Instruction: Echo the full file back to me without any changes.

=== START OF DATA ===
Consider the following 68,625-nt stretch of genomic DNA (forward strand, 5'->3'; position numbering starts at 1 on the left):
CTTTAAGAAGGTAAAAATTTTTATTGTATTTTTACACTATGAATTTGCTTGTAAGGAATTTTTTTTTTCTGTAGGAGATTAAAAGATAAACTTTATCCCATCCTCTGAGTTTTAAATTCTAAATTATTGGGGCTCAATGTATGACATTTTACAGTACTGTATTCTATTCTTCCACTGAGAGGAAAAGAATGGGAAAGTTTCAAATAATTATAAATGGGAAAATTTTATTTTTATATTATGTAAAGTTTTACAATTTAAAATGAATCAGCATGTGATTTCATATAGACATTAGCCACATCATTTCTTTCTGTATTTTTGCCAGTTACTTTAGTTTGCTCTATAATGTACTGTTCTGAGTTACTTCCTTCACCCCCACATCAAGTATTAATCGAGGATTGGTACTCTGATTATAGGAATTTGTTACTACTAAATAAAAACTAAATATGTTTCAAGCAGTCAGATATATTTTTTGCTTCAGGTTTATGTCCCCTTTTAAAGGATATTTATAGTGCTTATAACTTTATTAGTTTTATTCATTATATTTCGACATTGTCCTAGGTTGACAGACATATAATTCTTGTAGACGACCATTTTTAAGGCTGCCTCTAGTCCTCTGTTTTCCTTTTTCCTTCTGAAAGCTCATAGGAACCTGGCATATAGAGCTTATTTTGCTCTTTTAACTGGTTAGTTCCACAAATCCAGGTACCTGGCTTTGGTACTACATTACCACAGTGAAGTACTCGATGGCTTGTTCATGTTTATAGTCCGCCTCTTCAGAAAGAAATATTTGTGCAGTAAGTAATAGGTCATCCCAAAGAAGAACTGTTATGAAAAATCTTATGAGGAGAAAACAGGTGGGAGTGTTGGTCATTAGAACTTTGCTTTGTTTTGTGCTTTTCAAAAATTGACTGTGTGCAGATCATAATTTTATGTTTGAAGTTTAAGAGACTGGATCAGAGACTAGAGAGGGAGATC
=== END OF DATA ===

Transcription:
Consider the following 68,625-nt stretch of genomic DNA (forward strand, 5'->3'; position numbering starts at 1 on the left):
CTTTAAGAAGGTAAAAATTTTTATTGTATTTTTACACTATGAATTTGCTTGTAAGGAATTTTTTTTTTCTGTAGGAGATTAAAAGATAAACTTTATCCCATCCTCTGAGTTTTAAATTCTAAATTATTGGGGCTCAATGTATGACATTTTACAGTACTGTATTCTATTCTTCCACTGAGAGGAAAAGAATGGGAAAGTTTCAAATAATTATAAATGGGAAAATTTTATTTTTATATTATGTAAAGTTTTACAATTTAAAATGAATCAGCATGTGATTTCATATAGACATTAGCCACATCATTTCTTTCTGTATTTTTGCCAGTTACTTTAGTTTGCTCTATAATGTACTGTTCTGAGTTACTTCCTTCACCCCCACATCAAGTATTAATCGAGGATTGGTACTCTGATTATAGGAATTTGTTACTACTAAATAAAAACTAAATATGTTTCAAGCAGTCAGATATATTTTTTGCTTCAGGTTTATGTCCCCTTTTAAAGGATATTTATAGTGCTTATAACTTTATTAGTTTTATTCATTATATTTCGACATTGTCCTAGGTTGACAGACATATAATTCTTGTAGACGACCATTTTTAAGGCTGCCTCTAGTCCTCTGTTTTCCTTTTTCCTTCTGAAAGCTCATAGGAACCTGGCATATAGAGCTTATTTTGCTCTTTTAACTGGTTAGTTCCACAAATCCAGGTACCTGGCTTTGGTACTACATTACCACAGTGAAGTACTCGATGGCTTGTTCATGTTTATAGTCCGCCTCTTCAGAAAGAAATATTTGTGCAGTAAGTAATAGGTCATCCCAAAGAAGAACTGTTATGAAAAATCTTATGAGGAGAAAACAGGTGGGAGTGTTGGTCATTAGAACTTTGCTTTGTTTTGTGCTTTTCAAAAATTGACTGTGTGCAGATCATAATTTTATGTTTGAAGTTTAAGAGACTGGATCAGAGACTAGAGAGGGAGATC